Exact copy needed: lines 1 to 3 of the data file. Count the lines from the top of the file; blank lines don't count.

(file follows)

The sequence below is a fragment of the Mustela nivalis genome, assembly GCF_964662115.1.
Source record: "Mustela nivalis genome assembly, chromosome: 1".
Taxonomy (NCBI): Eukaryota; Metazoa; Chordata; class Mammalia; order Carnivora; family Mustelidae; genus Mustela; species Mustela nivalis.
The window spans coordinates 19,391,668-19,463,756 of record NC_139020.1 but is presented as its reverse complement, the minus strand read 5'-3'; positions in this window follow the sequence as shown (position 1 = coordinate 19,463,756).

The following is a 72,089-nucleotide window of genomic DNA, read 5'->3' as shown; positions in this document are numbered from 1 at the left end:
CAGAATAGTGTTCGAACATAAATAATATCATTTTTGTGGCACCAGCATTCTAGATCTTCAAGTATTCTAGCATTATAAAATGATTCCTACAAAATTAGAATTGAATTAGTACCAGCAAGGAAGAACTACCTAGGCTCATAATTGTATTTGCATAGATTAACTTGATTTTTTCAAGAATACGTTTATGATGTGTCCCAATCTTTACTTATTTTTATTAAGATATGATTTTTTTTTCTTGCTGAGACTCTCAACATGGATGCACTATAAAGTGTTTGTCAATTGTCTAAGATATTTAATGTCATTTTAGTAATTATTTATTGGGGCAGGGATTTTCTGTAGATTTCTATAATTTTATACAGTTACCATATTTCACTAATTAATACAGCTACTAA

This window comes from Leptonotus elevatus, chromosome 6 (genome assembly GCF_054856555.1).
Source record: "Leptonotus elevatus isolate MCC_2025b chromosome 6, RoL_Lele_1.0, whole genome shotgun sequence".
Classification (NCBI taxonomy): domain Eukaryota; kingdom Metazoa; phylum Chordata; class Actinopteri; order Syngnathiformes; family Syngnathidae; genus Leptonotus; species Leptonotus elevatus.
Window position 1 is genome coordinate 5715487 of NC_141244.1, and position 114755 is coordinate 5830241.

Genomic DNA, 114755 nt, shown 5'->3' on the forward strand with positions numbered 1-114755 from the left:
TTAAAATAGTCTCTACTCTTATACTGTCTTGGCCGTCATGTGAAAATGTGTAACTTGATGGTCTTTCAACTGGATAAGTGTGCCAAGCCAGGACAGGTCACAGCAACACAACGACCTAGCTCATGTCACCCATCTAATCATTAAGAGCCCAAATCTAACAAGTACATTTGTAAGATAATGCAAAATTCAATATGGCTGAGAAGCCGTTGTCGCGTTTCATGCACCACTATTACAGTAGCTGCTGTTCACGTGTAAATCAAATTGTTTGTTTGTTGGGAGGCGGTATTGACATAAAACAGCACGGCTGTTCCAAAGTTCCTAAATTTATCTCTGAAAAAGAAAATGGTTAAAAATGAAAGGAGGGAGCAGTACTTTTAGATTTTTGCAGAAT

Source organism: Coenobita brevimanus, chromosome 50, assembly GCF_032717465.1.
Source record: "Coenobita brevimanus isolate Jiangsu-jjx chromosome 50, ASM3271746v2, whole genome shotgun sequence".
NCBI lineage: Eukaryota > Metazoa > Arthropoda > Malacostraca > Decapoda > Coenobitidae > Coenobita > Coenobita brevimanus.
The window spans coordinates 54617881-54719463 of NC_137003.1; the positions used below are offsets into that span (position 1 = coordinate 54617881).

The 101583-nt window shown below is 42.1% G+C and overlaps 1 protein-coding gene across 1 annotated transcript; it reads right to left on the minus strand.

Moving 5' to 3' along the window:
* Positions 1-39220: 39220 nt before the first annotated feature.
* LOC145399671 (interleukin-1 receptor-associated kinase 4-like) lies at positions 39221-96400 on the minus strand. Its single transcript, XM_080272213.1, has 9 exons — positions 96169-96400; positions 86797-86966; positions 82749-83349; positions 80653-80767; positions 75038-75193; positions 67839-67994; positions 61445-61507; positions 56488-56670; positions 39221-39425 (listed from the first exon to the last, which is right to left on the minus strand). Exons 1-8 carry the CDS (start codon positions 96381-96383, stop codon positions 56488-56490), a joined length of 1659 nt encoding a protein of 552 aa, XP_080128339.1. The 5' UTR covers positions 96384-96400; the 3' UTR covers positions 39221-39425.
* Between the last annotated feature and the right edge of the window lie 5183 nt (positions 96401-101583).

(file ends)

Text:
The sequence below is a fragment of the Mustela nivalis genome, assembly GCF_964662115.1.
Source record: "Mustela nivalis genome assembly, chromosome: 1".
Taxonomy (NCBI): Eukaryota; Metazoa; Chordata; class Mammalia; order Carnivora; family Mustelidae; genus Mustela; species Mustela nivalis.